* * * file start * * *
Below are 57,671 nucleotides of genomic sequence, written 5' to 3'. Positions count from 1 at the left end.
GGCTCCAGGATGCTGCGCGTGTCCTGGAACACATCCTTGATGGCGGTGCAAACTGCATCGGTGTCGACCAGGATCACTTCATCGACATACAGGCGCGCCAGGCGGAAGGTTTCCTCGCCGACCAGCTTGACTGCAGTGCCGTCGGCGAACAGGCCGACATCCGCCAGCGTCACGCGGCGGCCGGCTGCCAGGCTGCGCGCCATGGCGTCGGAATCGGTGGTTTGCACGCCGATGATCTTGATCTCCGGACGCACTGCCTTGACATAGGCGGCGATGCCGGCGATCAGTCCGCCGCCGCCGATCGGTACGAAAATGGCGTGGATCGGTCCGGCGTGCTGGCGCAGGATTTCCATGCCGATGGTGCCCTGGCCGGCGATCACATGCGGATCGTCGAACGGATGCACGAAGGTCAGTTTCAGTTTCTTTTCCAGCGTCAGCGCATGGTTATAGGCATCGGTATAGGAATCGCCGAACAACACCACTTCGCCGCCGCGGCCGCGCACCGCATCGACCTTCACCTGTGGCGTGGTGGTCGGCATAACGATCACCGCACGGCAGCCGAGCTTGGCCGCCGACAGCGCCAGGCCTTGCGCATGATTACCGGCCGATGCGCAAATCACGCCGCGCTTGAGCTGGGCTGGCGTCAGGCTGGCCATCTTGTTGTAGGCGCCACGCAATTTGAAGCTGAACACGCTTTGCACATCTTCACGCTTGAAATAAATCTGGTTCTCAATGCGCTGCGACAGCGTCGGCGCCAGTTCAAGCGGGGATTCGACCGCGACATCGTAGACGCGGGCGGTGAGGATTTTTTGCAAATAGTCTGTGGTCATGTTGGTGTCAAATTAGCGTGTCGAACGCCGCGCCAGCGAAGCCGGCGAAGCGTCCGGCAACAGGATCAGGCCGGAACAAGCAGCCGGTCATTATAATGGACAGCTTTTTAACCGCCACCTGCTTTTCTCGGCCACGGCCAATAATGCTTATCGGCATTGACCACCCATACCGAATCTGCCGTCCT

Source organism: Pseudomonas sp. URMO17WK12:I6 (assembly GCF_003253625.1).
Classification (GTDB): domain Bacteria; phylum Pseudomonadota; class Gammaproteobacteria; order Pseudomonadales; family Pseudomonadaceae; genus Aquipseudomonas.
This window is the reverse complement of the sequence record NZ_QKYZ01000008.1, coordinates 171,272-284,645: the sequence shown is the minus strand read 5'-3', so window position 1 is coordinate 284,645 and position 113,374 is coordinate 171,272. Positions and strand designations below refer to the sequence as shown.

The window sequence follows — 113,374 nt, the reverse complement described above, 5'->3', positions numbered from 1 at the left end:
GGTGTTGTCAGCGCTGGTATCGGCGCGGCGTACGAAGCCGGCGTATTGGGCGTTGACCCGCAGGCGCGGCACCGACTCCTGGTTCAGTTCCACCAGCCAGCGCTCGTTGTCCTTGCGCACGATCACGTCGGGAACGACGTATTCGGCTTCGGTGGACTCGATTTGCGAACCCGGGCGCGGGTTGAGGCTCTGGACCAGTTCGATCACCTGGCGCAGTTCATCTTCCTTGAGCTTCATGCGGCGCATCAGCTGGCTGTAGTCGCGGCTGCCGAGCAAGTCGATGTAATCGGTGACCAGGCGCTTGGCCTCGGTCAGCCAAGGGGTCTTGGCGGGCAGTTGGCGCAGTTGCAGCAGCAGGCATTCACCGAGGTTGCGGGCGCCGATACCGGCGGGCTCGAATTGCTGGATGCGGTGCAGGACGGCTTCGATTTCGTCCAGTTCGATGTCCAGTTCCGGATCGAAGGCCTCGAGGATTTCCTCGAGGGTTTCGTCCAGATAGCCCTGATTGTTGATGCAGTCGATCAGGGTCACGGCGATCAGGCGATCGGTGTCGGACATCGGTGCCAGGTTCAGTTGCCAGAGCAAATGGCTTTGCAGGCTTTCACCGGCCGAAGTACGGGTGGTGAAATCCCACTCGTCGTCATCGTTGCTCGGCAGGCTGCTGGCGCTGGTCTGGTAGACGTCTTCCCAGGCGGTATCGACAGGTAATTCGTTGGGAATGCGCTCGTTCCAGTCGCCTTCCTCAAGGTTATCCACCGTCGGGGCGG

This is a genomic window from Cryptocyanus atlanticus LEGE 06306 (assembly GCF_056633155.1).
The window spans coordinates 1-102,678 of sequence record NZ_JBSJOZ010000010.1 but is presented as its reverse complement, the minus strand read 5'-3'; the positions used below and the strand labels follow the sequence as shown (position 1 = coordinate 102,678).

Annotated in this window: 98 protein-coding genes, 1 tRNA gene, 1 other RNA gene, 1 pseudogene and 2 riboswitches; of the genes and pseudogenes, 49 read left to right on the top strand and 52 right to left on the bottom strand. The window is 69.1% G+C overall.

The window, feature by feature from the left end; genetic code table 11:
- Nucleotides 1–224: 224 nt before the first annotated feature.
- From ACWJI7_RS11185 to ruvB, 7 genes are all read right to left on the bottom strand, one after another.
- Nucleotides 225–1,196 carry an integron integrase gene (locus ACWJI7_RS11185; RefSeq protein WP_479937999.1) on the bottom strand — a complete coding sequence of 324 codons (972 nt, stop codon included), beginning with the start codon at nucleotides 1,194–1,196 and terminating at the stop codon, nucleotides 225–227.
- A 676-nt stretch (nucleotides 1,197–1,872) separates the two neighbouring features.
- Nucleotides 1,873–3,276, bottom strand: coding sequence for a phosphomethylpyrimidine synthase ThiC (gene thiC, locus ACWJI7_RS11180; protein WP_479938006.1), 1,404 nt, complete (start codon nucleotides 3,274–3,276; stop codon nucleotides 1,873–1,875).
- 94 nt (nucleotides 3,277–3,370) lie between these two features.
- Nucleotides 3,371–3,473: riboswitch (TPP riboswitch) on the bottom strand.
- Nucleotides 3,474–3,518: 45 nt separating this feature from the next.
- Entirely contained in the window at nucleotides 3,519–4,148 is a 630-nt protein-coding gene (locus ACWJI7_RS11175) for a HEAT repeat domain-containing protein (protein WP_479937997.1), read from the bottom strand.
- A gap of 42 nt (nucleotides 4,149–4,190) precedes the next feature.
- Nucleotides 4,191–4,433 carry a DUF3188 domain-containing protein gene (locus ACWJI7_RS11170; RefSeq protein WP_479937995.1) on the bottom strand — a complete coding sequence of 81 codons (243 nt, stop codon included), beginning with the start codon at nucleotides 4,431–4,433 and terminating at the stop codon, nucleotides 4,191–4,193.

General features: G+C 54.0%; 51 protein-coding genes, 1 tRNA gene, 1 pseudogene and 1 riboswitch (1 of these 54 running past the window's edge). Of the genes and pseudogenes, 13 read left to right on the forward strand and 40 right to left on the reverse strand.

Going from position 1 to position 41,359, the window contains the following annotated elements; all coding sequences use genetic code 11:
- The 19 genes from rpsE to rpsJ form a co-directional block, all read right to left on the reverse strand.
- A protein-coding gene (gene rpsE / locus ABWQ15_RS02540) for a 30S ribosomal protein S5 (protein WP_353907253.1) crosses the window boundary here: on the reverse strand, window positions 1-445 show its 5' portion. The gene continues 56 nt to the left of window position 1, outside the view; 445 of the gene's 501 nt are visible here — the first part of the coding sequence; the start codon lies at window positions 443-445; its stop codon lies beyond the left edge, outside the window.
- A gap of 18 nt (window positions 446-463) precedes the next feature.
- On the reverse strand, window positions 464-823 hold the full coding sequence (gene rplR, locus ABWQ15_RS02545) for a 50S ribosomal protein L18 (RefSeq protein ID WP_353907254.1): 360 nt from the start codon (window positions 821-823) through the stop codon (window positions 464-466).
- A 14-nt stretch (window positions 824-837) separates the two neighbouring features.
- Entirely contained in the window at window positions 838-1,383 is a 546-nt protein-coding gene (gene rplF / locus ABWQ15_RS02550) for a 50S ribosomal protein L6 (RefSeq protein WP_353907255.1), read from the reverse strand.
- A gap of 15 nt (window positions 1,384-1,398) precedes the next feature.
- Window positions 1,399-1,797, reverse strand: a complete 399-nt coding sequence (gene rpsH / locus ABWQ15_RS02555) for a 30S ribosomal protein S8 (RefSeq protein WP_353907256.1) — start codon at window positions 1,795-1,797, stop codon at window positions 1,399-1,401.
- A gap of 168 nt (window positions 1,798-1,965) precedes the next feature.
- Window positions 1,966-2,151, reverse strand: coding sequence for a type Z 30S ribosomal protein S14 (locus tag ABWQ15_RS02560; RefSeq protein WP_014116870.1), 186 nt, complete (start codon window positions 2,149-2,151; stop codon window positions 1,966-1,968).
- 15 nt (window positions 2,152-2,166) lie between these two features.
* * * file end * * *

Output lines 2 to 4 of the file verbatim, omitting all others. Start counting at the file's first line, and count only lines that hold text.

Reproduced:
GGCTCCAGGATGCTGCGCGTGTCCTGGAACACATCCTTGATGGCGGTGCAAACTGCATCGGTGTCGACCAGGATCACTTCATCGACATACAGGCGCGCCAGGCGGAAGGTTTCCTCGCCGACCAGCTTGACTGCAGTGCCGTCGGCGAACAGGCCGACATCCGCCAGCGTCACGCGGCGGCCGGCTGCCAGGCTGCGCGCCATGGCGTCGGAATCGGTGGTTTGCACGCCGATGATCTTGATCTCCGGACGCACTGCCTTGACATAGGCGGCGATGCCGGCGATCAGTCCGCCGCCGCCGATCGGTACGAAAATGGCGTGGATCGGTCCGGCGTGCTGGCGCAGGATTTCCATGCCGATGGTGCCCTGGCCGGCGATCACATGCGGATCGTCGAACGGATGCACGAAGGTCAGTTTCAGTTTCTTTTCCAGCGTCAGCGCATGGTTATAGGCATCGGTATAGGAATCGCCGAACAACACCACTTCGCCGCCGCGGCCGCGCACCGCATCGACCTTCACCTGTGGCGTGGTGGTCGGCATAACGATCACCGCACGGCAGCCGAGCTTGGCCGCCGACAGCGCCAGGCCTTGCGCATGATTACCGGCCGATGCGCAAATCACGCCGCGCTTGAGCTGGGCTGGCGTCAGGCTGGCCATCTTGTTGTAGGCGCCACGCAATTTGAAGCTGAACACGCTTTGCACATCTTCACGCTTGAAATAAATCTGGTTCTCAATGCGCTGCGACAGCGTCGGCGCCAGTTCAAGCGGGGATTCGACCGCGACATCGTAGACGCGGGCGGTGAGGATTTTTTGCAAATAGTCTGTGGTCATGTTGGTGTCAAATTAGCGTGTCGAACGCCGCGCCAGCGAAGCCGGCGAAGCGTCCGGCAACAGGATCAGGCCGGAACAAGCAGCCGGTCATTATAATGGACAGCTTTTTAACCGCCACCTGCTTTTCTCGGCCACGGCCAATAATGCTTATCGGCATTGACCACCCATACCGAATCTGCCGTCCT

Source organism: Pseudomonas sp. URMO17WK12:I6 (assembly GCF_003253625.1).
Classification (GTDB): domain Bacteria; phylum Pseudomonadota; class Gammaproteobacteria; order Pseudomonadales; family Pseudomonadaceae; genus Aquipseudomonas.